One of the most challenging sections of The Tempest is the pastoral 'play within a play' where Prospero conjures up the spirits of Iris, Ceres and Juno to amuse and amaze Ferdinand and Miranda.
"I must bestow upon the eyes of this young couple some vanity of mine Art"
The sequence is traditionally played as a masque or dumbshow and, in the original stage directions, employed the latest stage technology. Indeed, in the RSC production of The Tempest in the early 1990's the masque section took place in a life-size pop-up theatre within the main stage, complete with scallop footlights that popped up out of the stage, and a costume budget that would fund us for a whole year's worth of productions!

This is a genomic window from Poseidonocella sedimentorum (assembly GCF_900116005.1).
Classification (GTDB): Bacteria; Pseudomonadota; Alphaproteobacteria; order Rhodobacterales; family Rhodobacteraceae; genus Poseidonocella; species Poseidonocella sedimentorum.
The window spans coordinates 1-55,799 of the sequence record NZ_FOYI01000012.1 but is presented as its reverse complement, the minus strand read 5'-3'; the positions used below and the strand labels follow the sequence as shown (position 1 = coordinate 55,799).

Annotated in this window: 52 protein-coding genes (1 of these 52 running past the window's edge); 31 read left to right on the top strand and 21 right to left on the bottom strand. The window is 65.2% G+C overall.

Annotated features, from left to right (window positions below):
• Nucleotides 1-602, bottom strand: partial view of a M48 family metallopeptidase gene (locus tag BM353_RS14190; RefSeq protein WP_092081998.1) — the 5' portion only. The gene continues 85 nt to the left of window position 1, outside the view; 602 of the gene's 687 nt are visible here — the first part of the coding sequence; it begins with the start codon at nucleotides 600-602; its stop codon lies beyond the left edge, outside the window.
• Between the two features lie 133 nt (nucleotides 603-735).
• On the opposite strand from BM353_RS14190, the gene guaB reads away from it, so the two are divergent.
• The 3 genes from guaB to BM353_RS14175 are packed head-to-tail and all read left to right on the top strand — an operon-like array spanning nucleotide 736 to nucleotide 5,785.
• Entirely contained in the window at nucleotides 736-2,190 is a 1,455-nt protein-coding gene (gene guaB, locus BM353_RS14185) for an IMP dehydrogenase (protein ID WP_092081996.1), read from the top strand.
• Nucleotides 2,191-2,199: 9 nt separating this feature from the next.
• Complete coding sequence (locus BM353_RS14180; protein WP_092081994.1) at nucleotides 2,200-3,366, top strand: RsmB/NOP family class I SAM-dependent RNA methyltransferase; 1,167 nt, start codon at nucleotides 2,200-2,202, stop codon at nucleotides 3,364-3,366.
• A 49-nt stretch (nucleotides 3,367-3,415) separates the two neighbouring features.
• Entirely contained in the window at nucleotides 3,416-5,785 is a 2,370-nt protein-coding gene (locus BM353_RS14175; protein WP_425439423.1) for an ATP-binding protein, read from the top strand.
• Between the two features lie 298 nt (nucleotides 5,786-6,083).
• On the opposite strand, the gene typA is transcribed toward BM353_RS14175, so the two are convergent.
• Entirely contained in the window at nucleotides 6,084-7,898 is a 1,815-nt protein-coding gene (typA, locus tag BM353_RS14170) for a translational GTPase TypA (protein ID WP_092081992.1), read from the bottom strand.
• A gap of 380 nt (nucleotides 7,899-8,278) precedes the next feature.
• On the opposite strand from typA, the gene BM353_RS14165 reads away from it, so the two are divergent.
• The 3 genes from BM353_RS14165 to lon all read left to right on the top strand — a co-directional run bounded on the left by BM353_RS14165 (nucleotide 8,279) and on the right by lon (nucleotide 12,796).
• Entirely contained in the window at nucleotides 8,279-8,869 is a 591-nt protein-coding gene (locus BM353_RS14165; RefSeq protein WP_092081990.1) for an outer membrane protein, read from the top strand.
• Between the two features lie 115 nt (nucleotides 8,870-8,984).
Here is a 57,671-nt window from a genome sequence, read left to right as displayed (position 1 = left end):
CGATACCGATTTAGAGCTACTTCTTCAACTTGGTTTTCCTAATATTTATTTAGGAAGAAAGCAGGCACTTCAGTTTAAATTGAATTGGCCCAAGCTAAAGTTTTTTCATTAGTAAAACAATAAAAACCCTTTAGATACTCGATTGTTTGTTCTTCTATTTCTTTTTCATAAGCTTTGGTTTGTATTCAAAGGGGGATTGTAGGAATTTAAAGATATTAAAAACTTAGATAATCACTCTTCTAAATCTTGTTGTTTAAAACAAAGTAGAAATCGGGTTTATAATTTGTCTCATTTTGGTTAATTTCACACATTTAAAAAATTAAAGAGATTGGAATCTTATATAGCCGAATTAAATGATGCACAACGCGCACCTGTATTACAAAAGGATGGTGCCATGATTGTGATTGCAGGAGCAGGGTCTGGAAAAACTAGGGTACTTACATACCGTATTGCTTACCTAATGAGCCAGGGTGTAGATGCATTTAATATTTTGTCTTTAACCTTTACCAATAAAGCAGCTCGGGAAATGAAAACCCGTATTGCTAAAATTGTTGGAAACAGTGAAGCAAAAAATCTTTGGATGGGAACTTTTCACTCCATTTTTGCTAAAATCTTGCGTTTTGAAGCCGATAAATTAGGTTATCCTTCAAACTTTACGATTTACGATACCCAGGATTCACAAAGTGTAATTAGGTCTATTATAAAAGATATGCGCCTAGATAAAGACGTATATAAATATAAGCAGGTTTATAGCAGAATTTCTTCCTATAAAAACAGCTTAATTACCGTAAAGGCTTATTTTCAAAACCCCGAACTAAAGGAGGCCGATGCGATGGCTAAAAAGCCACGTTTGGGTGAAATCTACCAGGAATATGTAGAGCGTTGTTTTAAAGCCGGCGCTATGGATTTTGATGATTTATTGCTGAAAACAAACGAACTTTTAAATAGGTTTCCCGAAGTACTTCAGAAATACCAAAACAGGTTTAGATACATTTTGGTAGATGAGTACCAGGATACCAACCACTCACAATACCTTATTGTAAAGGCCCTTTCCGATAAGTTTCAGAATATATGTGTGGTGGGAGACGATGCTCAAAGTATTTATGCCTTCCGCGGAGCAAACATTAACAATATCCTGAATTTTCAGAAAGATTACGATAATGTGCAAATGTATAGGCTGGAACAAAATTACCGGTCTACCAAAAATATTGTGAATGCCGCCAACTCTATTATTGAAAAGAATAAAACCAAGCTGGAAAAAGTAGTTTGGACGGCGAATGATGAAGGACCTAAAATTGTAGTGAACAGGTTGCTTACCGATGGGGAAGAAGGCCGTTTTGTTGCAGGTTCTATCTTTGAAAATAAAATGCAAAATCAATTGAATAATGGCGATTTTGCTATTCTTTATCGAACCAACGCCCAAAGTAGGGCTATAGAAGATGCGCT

The section is not just difficult in terms of staging; the content itself is archaic and based on ancient folklore that modern audiences do not understand. Many productions cut this section out altogether, or at least trim it right down to a minimum.
We are currently working on an idea of how to stage this section which gives a flavour of what it is about (a gentle warning to the young Ferdinand and Miranda of the duties and demands of married life) but also demonstrates Prospero's magical abilities.
We have spent a couple of rehearsals now using the technique of human puppetry to bring this particular interlude to life. Prospero and Miranda join together in showing Ferdinand their 'party trick' of manipulating the supernatural beings of the island as if they were marionettes.
It has been fun and interesting to see what effects we can achieve, and it has also been a great way to build trust and complicity amongst the company.